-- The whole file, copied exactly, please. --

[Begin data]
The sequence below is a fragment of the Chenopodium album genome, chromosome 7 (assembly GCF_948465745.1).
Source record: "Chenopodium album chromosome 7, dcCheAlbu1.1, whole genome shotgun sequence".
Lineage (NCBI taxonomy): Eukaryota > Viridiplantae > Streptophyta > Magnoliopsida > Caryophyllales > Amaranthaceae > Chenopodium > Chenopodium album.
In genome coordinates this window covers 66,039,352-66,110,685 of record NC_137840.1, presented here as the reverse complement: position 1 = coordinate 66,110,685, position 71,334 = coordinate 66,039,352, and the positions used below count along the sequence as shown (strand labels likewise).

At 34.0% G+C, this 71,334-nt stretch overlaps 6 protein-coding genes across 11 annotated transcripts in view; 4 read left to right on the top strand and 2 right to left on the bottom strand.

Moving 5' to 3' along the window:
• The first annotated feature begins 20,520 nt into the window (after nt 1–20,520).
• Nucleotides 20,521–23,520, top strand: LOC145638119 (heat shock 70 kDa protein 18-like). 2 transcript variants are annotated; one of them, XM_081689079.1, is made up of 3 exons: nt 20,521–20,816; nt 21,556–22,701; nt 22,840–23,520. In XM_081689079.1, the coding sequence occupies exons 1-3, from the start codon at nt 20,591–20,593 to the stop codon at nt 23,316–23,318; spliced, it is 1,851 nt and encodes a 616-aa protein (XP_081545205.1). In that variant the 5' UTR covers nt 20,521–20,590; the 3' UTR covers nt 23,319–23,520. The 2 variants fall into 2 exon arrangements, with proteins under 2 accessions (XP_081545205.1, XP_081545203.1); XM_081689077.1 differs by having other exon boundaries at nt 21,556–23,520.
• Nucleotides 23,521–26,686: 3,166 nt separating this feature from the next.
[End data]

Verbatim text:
The sequence below is a fragment of the Chenopodium album genome, chromosome 7 (assembly GCF_948465745.1).
Source record: "Chenopodium album chromosome 7, dcCheAlbu1.1, whole genome shotgun sequence".
Lineage (NCBI taxonomy): Eukaryota > Viridiplantae > Streptophyta > Magnoliopsida > Caryophyllales > Amaranthaceae > Chenopodium > Chenopodium album.
In genome coordinates this window covers 66,039,352-66,110,685 of record NC_137840.1, presented here as the reverse complement: position 1 = coordinate 66,110,685, position 71,334 = coordinate 66,039,352, and the positions used below count along the sequence as shown (strand labels likewise).

At 34.0% G+C, this 71,334-nt stretch overlaps 6 protein-coding genes across 11 annotated transcripts in view; 4 read left to right on the top strand and 2 right to left on the bottom strand.

Moving 5' to 3' along the window:
• The first annotated feature begins 20,520 nt into the window (after nt 1–20,520).
• Nucleotides 20,521–23,520, top strand: LOC145638119 (heat shock 70 kDa protein 18-like). 2 transcript variants are annotated; one of them, XM_081689079.1, is made up of 3 exons: nt 20,521–20,816; nt 21,556–22,701; nt 22,840–23,520. In XM_081689079.1, the coding sequence occupies exons 1-3, from the start codon at nt 20,591–20,593 to the stop codon at nt 23,316–23,318; spliced, it is 1,851 nt and encodes a 616-aa protein (XP_081545205.1). In that variant the 5' UTR covers nt 20,521–20,590; the 3' UTR covers nt 23,319–23,520. The 2 variants fall into 2 exon arrangements, with proteins under 2 accessions (XP_081545205.1, XP_081545203.1); XM_081689077.1 differs by having other exon boundaries at nt 21,556–23,520.
• Nucleotides 23,521–26,686: 3,166 nt separating this feature from the next.